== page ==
There are no buttons, no dials, and no touch functionality. “It’s an entirely new paradigm,” said John, talking about the way we’ll use the watch, “You need to forget about the past and think like there’s no touch at all.” So how do you control the Noodoe Watch? Noodoe’s answer is something called Motion Magic.

It’s fancy marketing speak for gesture controls. The Noodoe’s accelerometer means you have functions like flipping your wrist to reject an incoming call, or to see what’s next on your calendar. It’s a potentially intuitive system and means your other hand is kept free while interacting with the Noodoe.

Features vs self-expression

“The Noodoe owner is someone who thinks, somebody with their own ideas who doesn’t want to wear what the big companies tell them to wear,” John says, “We’re not focused on features. Noodoe is all about self-creation and expressing your individuality.”

“There will be lots of competitors for Apple Watch and probably all of them are going to lose.”

He sees the Noodoe as part of the wider watch market with the potential to be worn like jewelry, because people can create their own unique designs. If the Apple Watch is at the features end along with Samsung and Pebble, then Noodoe is at the self-expression end. Not so much like Chanel or other expensive brands, but more like Swatch.

John has an impressive background. He joined HTC when it still made mobile devices for other companies, and founded Magic Labs, the name given to HTC’s innovation division where the original HTC Dream Android phone was born. Serving as HTC’s chief marketing officer, he helped build the company into the global brand it is today, before leaving in 2011.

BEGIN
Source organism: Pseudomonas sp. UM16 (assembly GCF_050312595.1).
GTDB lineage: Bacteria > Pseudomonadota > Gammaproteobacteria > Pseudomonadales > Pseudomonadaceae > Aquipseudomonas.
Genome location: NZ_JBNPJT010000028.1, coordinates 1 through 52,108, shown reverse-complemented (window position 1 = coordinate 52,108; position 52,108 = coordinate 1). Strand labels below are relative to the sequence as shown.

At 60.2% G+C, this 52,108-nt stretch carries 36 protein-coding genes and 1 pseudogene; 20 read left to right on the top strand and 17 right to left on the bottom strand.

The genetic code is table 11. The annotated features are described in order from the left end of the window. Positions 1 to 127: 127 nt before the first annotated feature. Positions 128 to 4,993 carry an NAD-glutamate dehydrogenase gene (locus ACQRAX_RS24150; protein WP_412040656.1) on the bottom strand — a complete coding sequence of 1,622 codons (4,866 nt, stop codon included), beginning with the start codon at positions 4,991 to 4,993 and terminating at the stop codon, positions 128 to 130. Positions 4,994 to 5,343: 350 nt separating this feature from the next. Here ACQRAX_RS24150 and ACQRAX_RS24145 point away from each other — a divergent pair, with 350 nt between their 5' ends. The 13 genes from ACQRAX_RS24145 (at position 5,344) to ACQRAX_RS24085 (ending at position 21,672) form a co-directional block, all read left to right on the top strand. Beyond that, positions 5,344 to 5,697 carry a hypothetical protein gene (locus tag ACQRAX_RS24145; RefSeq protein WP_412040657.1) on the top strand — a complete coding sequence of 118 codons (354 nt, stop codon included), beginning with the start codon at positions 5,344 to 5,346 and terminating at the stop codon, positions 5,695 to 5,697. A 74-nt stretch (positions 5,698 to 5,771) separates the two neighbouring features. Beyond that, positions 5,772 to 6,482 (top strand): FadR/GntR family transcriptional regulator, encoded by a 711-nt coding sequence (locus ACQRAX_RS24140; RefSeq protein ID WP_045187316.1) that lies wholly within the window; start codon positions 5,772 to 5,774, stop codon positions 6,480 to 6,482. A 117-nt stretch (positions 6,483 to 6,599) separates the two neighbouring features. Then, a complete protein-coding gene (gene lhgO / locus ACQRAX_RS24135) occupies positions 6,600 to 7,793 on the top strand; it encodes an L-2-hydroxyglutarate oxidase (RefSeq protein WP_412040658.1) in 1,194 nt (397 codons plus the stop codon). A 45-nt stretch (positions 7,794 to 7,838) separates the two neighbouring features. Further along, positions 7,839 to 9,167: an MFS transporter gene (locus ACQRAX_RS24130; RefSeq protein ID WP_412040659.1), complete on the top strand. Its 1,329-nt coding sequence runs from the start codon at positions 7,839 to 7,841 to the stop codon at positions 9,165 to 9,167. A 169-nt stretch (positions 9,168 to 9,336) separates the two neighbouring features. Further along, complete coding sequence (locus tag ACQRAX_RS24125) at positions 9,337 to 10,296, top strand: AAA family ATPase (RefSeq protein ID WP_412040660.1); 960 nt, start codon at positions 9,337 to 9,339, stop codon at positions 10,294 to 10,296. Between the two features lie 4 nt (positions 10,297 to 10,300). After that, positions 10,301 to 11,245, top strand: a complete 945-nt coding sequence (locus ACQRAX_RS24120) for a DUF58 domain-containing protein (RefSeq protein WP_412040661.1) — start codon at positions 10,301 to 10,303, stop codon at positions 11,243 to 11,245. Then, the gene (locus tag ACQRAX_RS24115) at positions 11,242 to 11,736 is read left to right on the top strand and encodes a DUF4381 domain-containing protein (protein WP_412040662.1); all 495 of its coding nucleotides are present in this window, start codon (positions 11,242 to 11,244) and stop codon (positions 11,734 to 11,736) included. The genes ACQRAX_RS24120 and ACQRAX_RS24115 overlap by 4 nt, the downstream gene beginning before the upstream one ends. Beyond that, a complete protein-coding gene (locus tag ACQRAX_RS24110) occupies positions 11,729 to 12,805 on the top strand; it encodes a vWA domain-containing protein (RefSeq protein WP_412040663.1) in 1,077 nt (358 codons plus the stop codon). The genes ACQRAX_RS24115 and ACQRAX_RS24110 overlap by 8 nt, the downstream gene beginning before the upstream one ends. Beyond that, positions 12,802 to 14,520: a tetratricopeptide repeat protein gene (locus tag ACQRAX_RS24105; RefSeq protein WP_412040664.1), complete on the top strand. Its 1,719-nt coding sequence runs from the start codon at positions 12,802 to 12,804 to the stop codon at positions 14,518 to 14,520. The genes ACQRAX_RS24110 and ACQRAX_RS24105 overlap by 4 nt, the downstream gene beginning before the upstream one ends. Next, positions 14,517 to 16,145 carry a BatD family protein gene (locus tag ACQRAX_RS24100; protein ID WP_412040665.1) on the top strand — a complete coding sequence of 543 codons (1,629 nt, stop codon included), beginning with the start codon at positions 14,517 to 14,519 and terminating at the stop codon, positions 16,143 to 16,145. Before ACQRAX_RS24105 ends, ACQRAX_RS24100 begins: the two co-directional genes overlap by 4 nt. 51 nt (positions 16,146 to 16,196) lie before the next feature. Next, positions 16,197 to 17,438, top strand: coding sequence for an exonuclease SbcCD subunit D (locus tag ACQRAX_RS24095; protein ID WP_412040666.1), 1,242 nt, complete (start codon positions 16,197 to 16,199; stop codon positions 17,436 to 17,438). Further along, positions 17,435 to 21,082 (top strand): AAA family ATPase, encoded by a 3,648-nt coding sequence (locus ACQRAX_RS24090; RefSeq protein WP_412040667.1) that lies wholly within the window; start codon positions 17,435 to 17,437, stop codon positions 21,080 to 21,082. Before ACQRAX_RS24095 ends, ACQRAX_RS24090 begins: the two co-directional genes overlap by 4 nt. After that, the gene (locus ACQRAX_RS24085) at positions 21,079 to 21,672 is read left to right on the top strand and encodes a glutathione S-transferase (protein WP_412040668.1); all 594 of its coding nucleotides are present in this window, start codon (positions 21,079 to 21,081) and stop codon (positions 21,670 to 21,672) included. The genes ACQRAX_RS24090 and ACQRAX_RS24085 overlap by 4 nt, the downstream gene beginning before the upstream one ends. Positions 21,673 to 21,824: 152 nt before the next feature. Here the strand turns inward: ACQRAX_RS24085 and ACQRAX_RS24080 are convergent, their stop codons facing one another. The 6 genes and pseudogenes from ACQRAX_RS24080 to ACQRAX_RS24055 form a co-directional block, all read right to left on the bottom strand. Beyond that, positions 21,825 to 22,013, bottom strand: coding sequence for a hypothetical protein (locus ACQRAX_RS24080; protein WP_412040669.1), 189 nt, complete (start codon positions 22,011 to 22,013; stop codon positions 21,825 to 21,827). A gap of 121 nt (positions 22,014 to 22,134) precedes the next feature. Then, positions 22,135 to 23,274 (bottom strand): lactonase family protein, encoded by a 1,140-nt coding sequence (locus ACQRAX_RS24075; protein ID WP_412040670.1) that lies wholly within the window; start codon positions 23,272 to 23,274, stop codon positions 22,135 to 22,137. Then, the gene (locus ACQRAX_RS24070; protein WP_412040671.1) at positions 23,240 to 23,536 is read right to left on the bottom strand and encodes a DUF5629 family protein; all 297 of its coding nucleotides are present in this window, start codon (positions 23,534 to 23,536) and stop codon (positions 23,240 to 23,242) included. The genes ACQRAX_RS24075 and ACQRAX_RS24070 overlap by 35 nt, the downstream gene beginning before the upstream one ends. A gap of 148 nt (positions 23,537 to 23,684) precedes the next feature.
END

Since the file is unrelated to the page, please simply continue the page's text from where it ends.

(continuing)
“There will be lots of competitors for Apple Watch and probably all of them are going to lose,” says John, “We don’t want to compete with Apple. We are doing the 21st century Swatch.”

“People often don’t wear a watch to tell the time anymore, it’s a piece of body real estate for self-expression.”

He is at pains to point out that the Noodoe is about self-expression rather than features, but it can still handle the basics you’d expect from a smartwatch. It can tell you when there’s an incoming call or a new message, and give you a weather update or a calendar reminder. There is vibration alert built-in, and a flip of the wrist will silence it.

The minimalist approach

There are obvious advantages to limiting the functionality of the Noodoe Watch and avoiding the specs war.

For one thing we can expect the battery to last a lot longer than a single day before needing a charge. The wearable runs its own lightweight OS, and with limited features the power demands are tiny. You may even get by with a weekly charge.

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The Noodoe Watch will also be affordable. John expects it be sold worldwide for less than $100.

It’s set to hit the market 60 days after the Apple Watch, so we’re expecting to see it land in June this year. Is there enough substance behind the marketing spin to attract an audience? Do features and self-expression have to be mutually exclusive? Noodoe obviously thinks it’s on to a winner, and we’ve been promised a hands-on, so we’ll find out soon.